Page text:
Joined
Nov 7, 2010
Location
NZ
I don't believe the motherboard failure rates at all. Out of the 10 or so motherboards I've had, only about 1/3 haven't failed. Most are either DOA or fail within 6 months. I've only had Asus and Gigabyte boards.

My mom had a HP desktop, and that had 2 motherboard failures (100% failure rate).
 

Bobnova

Senior Member
Joined
May 10, 2009
Let's see, out of 8 motherboards I've used extensively in the last 4 years, zero have failed. If I include the 6 in other people's computers that I be built, none have failed. If I extend our back further, put off the ~45 motherboards I've used it installed, none have failed. Some of this dates back to the 90s,they still work.
 

trekky

Member
Joined
Oct 3, 2011
Let's see, out of 8 motherboards I've used extensively in the last 4 years, zero have failed. If I include the 6 in other people's computers that I be built, none have failed. If I extend our back further, put off the ~45 motherboards I've used it installed, none have failed. Some of this dates back to the 90s,they still work.

ya my next build probly will be asus
asrock 2 mobo in 2 differ rigs give me trouble all the time
one board sound chip broke 2 times just went in 3 months time!

XFX seems like a garbage brand also history my XFX exp
late 2011 got a 6950 came broken (took me few month if find out cause 7300LE to 6950 ya.... only ran @500mhz core)
last month got 2 XFX DD 7950
one broken 39 days after I ordered it! it was just running idle also (not a lick of load when it went out)
I guess windows updates do kill :eek:

as for OCZ I have Agility 3 and runs great
so does my friends Agility 3

but A-Bit boards seems pretty good (well for old lasting wise)
got a P2 rig and a P3 rig all A-bit!


but nice copy n paste earthdog :thup:
 

macklin01

Computational Oncologist / Biomathematician / Mode
Joined
Apr 3, 2002
Location
Bloomington, IN
Some interesting data there ... thanks!

It'll be interesting to see how the TLC-based SSDs fare compared to MLC down the road. I feel a bit skittish on that for now, but I'd imagine they will come out fine with sufficient overprovisioning ...
 

madhatter256

Special Member
Joined
Jul 5, 2008
Location
CFL
Do these figures factor in the amount of product volume?

Asus makes a ton of motherboards compared to the others, so even though they have a relatively higher failure rate, considering the volume of production they output, it may be very small. but then my experience with Asus is there will always be a model or specific board that just won't last and fails too early - case in point P5RD2-VM series... poor design leading to mosfet/VRM failure. About 2/3 of that model we sold failed within the year.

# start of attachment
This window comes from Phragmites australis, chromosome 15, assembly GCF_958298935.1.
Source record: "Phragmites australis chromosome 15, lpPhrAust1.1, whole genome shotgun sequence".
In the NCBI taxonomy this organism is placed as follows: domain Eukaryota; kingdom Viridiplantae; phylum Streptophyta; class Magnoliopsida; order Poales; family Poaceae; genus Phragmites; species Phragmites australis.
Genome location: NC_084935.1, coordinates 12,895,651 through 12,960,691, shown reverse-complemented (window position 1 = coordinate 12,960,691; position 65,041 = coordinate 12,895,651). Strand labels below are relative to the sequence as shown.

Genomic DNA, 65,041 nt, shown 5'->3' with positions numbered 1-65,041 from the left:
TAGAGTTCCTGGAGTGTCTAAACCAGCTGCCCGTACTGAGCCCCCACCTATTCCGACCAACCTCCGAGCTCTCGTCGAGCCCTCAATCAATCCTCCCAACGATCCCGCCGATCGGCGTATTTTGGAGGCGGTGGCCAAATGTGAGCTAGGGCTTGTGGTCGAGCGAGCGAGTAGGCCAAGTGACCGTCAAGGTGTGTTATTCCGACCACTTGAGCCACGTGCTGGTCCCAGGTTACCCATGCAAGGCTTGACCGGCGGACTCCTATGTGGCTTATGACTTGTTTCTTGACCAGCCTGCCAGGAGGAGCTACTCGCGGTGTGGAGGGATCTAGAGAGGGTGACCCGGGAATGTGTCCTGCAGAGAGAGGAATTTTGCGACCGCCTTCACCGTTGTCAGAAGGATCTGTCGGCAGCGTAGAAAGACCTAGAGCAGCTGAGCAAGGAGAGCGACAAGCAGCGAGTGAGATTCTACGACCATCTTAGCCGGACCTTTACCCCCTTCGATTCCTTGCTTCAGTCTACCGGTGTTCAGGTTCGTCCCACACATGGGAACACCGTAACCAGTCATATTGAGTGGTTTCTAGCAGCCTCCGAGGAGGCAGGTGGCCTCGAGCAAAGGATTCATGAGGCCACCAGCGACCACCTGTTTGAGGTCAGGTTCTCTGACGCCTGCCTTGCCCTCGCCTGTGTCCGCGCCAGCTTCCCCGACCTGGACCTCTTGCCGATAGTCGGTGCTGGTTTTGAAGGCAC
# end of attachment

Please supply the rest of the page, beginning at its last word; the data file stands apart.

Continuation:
OP
EarthDog

EarthDog

Gulper Nozzle Co-Owner
Joined
Dec 15, 2008
Location
Buckeyes!
Do these figures factor in the amount of product volume?

Asus makes a ton of motherboards compared to the others, so even though they have a relatively higher failure rate, considering the volume of production they output, it may be very small. but then my experience with Asus is there will always be a model or specific board that just won't last and fails too early - case in point P5RD2-VM series... poor design leading to mosfet/VRM failure. About 2/3 of that model we sold failed within the year.

Its a percentage. Simply failed/produced for everything.
Exactly. Its a %, that isnt affected by one mobo selling 10k while another sells 3k. % is % is %. They gave minimum values and data for each. :thup:
 

macklin01

Computational Oncologist / Biomathematician / Mode
Joined
Apr 3, 2002
Location
Bloomington, IN
It seems like the most relevant metric for us, anyway. We're not concerned with sales volumes or RMA volumes. We're concerned with estimating the chance that we're purchasing a piece of junk, based upon somebody's helpful statistics. :)
 
OP
EarthDog

EarthDog

Gulper Nozzle Co-Owner
Joined
Dec 15, 2008
Location
Buckeyes!
Agreed. While this clearly isn't a large enough data set to sit on conclusively, it gives readers the best idea we have of return rates as its about the only thing published that I can find.

I'm hoping their new version comes out here very soon.